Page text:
• In fiscal year 2021, DHS awarded $180 million in grants through FEMA to improve the physical security of nonprofits, including places of worship, that are at risk.

DHS did not respond to government executive question about specific security preparations for the anniversary of Thursday’s attacks. However, as part of the preparations, DHS conducted 24/7 intelligence monitoring and determined if and where personnel deployments are needed. The Secret Service and the Federal Protective Service, both housed within DHS, have deployment plans if needed, a law enforcement official told CNN.

“DHS is coordinating with the FBI, Metropolitan Police Department, US Parks Police and Capitol Police to ensure adequate personnel and physical security measures are in place,” the official said, adding that they were monitoring intelligence indicators to see if they could identify the groups. of people who may travel to the area,” according to CNN’s report on Tuesday.

As for the Department of Defense, “to date, the department has not received any requests for assistance from our government partners in connection with the anniversary of the January 6 events,” said Lt. Col. Chris Mitchell, door – speech of the department. government executive Wednesday.

Similar to DHS, Capitol Police released a report on Wednesday detailing improvements it has made since last year, such as updating equipment and personnel practices in line with best practices from other agencies. federal law enforcement.

“Unlike the agencies that protect the White House, the Pentagon, the Central Intelligence Agency and other buildings, the [Capitol Police] protects a public institution that, except for COVID-19 restrictions, is regularly open to the public, who can freely access the buildings,” the report states.

Attorney General Merrick Garland said during an anniversary speech on Wednesday that “there is no higher priority for us at the Department of Justice” than holding those responsible for the responsible attack. The January 6 investigations are “the largest, most complex and most resource-intensive [ones] in our history,” which has been complicated by court closures due to the coronavirus pandemic.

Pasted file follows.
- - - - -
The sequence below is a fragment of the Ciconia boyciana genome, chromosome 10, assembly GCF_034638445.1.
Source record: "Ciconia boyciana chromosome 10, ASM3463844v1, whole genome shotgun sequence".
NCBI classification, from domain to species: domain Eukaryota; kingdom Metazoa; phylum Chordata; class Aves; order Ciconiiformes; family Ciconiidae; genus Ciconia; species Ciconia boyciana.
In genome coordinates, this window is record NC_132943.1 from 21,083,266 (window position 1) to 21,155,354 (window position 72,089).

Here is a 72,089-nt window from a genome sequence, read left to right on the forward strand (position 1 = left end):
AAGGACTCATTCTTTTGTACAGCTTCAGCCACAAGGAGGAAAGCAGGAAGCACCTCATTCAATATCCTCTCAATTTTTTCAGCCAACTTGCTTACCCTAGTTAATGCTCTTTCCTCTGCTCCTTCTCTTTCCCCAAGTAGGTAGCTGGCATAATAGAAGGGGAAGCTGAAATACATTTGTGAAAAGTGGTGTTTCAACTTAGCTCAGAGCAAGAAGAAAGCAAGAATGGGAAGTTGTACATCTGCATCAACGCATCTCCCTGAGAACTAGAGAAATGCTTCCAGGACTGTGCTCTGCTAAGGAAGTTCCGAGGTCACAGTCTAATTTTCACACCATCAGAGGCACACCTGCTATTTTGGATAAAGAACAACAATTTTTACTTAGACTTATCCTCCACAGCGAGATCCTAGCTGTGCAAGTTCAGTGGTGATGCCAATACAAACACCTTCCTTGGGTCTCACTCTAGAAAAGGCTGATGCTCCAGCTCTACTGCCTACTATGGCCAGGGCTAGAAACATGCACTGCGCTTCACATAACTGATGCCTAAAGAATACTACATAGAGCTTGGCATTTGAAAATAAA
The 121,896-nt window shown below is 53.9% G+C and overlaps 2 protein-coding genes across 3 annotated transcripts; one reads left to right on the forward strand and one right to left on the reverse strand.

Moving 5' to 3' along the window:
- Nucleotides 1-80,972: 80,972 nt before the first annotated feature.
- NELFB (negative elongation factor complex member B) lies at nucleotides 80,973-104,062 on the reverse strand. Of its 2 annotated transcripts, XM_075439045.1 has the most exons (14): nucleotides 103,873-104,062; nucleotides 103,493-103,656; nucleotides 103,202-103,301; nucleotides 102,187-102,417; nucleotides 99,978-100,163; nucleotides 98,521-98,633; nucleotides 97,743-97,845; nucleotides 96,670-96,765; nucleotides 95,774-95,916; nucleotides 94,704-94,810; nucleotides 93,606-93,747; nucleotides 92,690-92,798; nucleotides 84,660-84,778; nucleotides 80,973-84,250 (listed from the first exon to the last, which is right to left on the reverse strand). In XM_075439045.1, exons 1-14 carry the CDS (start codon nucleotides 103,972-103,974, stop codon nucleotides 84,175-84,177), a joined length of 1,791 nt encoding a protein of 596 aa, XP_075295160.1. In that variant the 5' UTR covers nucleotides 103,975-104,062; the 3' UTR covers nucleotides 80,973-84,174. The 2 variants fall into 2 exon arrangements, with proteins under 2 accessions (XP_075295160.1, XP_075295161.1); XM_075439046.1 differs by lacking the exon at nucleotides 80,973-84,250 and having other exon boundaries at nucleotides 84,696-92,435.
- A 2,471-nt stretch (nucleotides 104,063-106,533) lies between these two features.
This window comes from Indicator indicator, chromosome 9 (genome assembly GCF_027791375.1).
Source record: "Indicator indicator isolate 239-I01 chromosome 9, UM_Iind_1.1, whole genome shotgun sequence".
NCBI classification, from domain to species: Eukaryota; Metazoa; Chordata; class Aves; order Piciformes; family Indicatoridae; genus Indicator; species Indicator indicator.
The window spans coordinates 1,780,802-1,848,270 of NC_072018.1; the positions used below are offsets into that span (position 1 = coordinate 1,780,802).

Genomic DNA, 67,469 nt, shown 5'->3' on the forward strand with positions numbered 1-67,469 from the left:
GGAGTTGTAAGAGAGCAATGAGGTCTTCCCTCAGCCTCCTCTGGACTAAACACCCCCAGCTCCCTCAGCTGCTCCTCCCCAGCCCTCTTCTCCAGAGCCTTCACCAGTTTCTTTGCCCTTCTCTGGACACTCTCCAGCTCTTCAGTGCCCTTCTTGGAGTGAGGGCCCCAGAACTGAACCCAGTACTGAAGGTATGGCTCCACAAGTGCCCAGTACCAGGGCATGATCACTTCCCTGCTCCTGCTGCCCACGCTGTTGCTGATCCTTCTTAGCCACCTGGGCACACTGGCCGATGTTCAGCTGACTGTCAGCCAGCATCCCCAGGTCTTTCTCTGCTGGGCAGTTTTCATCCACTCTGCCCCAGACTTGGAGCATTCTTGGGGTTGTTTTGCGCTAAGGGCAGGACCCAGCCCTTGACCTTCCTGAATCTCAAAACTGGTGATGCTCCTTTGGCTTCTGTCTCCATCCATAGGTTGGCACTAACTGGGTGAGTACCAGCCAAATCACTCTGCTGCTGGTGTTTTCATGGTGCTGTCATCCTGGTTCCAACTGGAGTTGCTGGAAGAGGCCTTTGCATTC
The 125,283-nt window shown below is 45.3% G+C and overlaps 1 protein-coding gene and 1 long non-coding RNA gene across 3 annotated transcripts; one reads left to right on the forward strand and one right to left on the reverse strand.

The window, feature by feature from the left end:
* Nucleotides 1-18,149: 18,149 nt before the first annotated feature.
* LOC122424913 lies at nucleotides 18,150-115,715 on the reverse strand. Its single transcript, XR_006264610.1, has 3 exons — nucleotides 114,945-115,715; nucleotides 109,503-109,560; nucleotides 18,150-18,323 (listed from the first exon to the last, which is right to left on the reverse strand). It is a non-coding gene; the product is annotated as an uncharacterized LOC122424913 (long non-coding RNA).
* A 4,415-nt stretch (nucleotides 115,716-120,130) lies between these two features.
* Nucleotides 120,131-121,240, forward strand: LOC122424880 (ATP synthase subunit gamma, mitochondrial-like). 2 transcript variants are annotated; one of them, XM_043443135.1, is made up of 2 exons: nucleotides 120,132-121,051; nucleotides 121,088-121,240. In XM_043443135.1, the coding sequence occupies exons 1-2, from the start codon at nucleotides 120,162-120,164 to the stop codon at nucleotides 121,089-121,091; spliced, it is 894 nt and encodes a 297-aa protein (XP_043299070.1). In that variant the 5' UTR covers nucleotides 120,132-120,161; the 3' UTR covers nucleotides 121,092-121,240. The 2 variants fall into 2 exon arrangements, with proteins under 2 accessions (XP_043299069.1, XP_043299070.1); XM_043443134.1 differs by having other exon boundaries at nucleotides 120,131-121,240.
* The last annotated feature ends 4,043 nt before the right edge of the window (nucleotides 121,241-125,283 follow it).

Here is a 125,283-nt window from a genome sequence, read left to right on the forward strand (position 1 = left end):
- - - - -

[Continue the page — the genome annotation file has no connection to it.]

“Led by the U.S. Attorney’s Office for the District of Columbia and the FBI’s Washington Field Office, Department-wide DoJ personnel in nearly all 56 field offices in nearly all 94 U.S. Attorney’s offices and in many major justice components worked countless hours investigating the attack,” Garland said. investigation.”

He thanked the more than 115,000 employees of the Ministry of Justice for their work since taking office, but also for the last years which have been marked by “unprecedented challenges”, including the pandemic.

Danielle Brian, executive director of the Project on Government Oversight, said in a statement on Tuesday that “the anniversary of the January 6, 2021 attack is a stark reminder to us that we must remain vigilant in our efforts to strengthen our democracy.” Just hours after the attack, 147 Republican lawmakers voted to overturn the presidential election results, and a year later the former president and others still challenged the results. In addition, many states have passed more restrictive election laws over the past year.

“Lawmakers must pass pro-democracy reforms, like those in the Protecting Our Democracy Act, to check rampant presidential power and increase federal government accountability,” Brian said. “Only with comprehensive reform to protect our elections and our system of checks and balances can our democracy overcome this onslaught.”